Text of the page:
The refinery, with its strategic importance, stands as a beacon of hope for Nigeria’s fuel supply and overall economic development.

It is poised to address long-standing issues in the energy sector, provide substantial revenue streams, and enhance the country’s economic resilience. Given these benefits, Obi stressed that any actions hindering the refinery’s operation would be counterproductive.

Obi also commended Alhaji Dangote for his remarkable achievements across various sectors, including cement, sugar, salt, fertilizer, infrastructure, and more.

“Alhaji Dangote embodies patriotism and commitment to Nigeria’s growth. His extensive industrial activities are not only a testament to his entrepreneurial spirit but also a vital contribution to Nigeria’s economic landscape,” he added.

Despite the challenging business environment, Dangote’s diversified industrial investments demonstrate a commitment to Nigeria’s industrialization and job creation.

Obi urged the Federal Government and its agencies to offer full support to Dangote Industries, recognizing the broader economic benefits and the positive impact on national welfare.

“The success of Dangote Industries is intrinsically linked to the success of Nigeria and Africa as a whole. We cannot afford to let such a crucial enterprise falter,” Obi warned. “Every sensible and patriotic government should view enterprises like Dangote Industries as national treasures that deserve robust support and protection.”

Obi’s appeal underscores the critical need for collaboration between the government and private sector leaders to ensure the successful operation of key projects like the Dangote Refinery.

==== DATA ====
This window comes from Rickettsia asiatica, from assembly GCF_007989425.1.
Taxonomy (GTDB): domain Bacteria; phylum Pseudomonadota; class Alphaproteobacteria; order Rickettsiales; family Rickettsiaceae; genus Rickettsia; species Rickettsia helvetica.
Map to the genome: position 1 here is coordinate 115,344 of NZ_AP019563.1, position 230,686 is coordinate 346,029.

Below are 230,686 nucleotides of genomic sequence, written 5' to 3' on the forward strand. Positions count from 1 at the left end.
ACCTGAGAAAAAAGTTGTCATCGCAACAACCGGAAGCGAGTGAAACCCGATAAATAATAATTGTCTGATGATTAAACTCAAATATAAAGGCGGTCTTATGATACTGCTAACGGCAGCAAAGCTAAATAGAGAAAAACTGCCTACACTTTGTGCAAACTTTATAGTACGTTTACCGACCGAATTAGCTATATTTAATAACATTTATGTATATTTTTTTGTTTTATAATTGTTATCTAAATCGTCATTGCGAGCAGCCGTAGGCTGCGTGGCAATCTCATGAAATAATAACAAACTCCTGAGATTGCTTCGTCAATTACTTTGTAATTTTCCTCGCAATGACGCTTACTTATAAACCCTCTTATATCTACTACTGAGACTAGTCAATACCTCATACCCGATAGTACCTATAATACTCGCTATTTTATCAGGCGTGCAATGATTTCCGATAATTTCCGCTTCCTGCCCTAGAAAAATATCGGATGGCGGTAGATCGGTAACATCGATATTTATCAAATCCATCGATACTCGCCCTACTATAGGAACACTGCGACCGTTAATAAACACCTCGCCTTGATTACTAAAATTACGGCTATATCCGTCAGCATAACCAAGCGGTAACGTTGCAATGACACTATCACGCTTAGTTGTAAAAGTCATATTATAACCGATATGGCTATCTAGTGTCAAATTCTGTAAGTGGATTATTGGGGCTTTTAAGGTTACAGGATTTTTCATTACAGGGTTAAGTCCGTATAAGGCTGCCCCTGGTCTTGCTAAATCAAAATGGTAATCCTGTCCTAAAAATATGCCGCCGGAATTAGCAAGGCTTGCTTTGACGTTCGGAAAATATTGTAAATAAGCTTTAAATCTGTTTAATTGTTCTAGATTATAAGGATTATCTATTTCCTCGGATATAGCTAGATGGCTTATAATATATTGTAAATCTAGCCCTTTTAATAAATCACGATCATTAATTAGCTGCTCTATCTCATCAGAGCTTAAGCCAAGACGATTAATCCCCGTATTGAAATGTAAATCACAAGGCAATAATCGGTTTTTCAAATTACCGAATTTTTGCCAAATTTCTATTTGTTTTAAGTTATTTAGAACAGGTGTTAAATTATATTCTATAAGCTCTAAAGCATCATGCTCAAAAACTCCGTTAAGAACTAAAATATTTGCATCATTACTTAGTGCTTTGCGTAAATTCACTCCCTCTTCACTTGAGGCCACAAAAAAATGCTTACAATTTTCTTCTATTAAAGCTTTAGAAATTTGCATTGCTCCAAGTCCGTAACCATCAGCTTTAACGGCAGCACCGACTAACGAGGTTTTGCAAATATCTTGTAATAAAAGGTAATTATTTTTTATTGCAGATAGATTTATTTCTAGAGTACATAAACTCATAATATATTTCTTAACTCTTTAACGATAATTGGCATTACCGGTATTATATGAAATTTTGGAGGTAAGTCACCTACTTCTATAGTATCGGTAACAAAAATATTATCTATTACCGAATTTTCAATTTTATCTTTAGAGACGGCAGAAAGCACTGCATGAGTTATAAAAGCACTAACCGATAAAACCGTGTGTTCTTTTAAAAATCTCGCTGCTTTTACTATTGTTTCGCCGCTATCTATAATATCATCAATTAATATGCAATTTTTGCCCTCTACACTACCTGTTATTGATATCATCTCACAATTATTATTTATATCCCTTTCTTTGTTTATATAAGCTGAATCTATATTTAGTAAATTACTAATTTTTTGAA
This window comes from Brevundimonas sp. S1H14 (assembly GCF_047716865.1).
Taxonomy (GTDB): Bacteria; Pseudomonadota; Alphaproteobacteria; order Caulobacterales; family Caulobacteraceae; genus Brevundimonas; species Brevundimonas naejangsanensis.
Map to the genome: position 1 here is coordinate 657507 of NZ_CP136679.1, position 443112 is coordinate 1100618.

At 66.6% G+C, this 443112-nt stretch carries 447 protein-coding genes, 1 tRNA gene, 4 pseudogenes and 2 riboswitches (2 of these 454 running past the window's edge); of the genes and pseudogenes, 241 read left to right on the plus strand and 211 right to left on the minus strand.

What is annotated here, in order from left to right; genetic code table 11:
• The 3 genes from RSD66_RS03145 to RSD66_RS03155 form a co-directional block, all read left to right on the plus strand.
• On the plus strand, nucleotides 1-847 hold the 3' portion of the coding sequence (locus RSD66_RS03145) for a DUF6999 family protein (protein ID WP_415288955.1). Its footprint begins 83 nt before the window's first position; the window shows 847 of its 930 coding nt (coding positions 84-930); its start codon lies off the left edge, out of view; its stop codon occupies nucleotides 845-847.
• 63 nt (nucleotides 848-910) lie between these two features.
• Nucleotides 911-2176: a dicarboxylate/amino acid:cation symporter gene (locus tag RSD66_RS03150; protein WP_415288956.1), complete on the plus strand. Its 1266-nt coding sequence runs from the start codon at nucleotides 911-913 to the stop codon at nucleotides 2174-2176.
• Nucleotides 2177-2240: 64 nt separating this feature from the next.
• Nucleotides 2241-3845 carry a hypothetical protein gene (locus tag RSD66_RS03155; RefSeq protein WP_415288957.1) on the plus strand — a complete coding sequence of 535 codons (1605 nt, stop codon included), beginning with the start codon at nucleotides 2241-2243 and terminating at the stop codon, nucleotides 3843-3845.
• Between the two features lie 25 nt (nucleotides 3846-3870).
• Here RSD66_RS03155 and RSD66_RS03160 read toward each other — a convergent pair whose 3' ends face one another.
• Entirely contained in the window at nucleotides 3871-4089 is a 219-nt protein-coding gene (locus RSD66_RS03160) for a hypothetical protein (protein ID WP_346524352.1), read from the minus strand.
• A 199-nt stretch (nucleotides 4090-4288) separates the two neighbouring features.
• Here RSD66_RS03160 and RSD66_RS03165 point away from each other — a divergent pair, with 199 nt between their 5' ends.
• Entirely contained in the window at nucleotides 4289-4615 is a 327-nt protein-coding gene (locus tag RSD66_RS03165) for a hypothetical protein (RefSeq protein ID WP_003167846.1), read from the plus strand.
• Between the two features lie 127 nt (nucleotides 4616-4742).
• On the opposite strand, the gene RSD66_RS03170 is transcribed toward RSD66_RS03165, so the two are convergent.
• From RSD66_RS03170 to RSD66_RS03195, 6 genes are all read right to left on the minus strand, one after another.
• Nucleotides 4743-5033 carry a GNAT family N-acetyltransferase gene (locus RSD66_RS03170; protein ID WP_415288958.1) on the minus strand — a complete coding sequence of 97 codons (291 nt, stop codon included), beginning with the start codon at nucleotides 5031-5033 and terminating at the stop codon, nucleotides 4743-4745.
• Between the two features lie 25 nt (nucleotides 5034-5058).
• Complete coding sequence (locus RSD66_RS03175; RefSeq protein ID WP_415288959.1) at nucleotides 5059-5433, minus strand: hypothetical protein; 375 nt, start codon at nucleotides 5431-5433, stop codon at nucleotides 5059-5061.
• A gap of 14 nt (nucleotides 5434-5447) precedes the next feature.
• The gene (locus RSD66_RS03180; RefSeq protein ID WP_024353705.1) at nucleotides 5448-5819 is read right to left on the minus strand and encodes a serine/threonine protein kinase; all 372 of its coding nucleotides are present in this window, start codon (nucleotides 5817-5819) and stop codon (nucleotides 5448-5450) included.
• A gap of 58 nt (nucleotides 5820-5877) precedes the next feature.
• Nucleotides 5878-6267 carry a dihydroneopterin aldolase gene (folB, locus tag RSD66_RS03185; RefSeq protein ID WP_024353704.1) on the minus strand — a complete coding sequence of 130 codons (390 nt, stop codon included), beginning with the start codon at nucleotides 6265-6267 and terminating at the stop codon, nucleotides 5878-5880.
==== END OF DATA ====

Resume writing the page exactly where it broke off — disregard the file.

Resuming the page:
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Dangote Accuses NNPC and Oil Traders of Secret Operations in Malta

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Aliko Dangote, chairman of Dangote Industries Limited, has leveled serious allegations against personnel from the Nigerian National Petroleum Company (NNPC) Limited and certain oil traders.

Speaking at a session with the House of Representatives, Dangote claimed that these parties have established a blending plant in Malta, raising concerns about the integrity of Nigeria’s fuel supply.

Dangote described the blending plant as lacking refining capability, instead focusing on mixing re-refined oil with additives to produce lubricants.

“Some of the terminals, some of the NNPC people, and some traders have opened a blending plant somewhere off Malta,” he stated.

He emphasized that these activities are well-known within industry circles.

Addressing the drop in diesel prices, Dangote argued that locally produced diesel, with sulfur content levels of 650 to 700 parts per million (ppm), is superior to imported variants.

He linked numerous vehicle issues to what he described as “substandard” imported fuel.

He called for the House of Representatives to set up an independent committee to investigate fuel quality at filling stations.

“I urge you to take samples from filling stations and compare them with our production line to inform Nigerians accurately,” Dangote insisted.

The accusations come amid an ongoing dispute between the Dangote Refinery and the Nigerian Midstream and Downstream Petroleum Regulatory Authority (NMDPRA).

Farouk Ahmed, NMDPRA’s chief executive, had previously claimed that local refineries, including Dangote’s, were producing inferior products compared to imports.